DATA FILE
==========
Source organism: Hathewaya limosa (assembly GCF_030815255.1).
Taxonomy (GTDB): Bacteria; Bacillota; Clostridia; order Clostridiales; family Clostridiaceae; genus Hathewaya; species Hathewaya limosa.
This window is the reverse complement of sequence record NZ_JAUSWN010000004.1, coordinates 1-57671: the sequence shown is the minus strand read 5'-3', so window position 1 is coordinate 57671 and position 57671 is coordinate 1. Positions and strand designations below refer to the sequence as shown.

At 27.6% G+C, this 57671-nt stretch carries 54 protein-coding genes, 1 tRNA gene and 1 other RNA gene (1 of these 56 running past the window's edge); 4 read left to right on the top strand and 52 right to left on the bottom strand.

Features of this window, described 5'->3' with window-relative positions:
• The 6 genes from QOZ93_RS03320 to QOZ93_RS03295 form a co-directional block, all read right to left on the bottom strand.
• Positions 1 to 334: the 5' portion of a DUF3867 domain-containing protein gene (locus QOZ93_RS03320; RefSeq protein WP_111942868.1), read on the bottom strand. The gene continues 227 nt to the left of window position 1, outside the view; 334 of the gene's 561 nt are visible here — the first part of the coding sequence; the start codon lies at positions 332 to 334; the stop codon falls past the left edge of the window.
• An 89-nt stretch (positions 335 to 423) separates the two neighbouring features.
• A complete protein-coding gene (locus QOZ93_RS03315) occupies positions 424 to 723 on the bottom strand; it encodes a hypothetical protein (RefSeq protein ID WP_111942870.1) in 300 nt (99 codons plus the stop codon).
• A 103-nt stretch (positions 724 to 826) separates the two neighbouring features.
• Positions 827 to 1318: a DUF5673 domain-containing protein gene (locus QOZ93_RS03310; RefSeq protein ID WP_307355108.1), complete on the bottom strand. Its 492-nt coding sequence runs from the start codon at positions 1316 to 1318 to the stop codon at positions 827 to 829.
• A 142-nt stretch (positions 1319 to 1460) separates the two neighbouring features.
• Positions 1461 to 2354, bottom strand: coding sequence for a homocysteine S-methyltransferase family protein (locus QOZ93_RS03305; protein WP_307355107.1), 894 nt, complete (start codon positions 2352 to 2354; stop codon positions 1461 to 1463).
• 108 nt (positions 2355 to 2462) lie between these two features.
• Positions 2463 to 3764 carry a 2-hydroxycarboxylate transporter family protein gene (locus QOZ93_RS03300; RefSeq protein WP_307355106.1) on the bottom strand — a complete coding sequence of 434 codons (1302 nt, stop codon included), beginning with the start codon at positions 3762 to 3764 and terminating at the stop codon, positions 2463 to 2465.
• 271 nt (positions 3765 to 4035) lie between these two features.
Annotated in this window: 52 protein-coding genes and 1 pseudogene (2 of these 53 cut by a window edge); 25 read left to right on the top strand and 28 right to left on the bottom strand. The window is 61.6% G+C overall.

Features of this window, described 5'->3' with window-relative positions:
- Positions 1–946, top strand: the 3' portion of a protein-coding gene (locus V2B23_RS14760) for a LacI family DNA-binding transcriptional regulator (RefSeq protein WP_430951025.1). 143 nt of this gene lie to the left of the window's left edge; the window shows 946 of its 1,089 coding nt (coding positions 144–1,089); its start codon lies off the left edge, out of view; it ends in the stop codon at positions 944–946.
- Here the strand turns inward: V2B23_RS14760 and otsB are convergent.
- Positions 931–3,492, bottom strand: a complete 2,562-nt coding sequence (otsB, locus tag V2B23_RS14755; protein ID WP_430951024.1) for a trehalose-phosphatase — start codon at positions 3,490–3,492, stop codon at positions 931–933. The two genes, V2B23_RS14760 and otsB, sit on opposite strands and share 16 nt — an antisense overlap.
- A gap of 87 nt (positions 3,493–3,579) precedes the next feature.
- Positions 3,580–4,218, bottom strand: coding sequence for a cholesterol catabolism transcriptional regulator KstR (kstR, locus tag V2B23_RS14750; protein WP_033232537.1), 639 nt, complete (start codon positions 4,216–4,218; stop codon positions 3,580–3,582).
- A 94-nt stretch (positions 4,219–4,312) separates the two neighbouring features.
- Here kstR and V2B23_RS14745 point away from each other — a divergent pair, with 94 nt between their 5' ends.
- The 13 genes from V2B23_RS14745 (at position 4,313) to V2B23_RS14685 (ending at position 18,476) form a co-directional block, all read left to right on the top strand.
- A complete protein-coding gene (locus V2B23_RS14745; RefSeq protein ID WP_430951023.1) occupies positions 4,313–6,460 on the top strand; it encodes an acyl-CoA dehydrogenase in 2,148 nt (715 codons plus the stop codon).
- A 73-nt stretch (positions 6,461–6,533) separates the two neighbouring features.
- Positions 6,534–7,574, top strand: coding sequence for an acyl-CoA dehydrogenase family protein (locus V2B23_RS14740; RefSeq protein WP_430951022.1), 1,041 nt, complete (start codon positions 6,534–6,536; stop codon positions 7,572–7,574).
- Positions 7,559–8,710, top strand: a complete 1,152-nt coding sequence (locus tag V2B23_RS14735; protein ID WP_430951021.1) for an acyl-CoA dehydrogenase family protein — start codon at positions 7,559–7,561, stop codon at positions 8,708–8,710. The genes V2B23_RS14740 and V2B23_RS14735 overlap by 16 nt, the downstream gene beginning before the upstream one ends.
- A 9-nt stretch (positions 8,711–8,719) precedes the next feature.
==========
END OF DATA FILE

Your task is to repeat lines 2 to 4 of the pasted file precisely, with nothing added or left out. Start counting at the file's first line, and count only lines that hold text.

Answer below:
Taxonomy (GTDB): Bacteria; Bacillota; Clostridia; order Clostridiales; family Clostridiaceae; genus Hathewaya; species Hathewaya limosa.
This window is the reverse complement of sequence record NZ_JAUSWN010000004.1, coordinates 1-57671: the sequence shown is the minus strand read 5'-3', so window position 1 is coordinate 57671 and position 57671 is coordinate 1. Positions and strand designations below refer to the sequence as shown.

At 27.6% G+C, this 57671-nt stretch carries 54 protein-coding genes, 1 tRNA gene and 1 other RNA gene (1 of these 56 running past the window's edge); 4 read left to right on the top strand and 52 right to left on the bottom strand.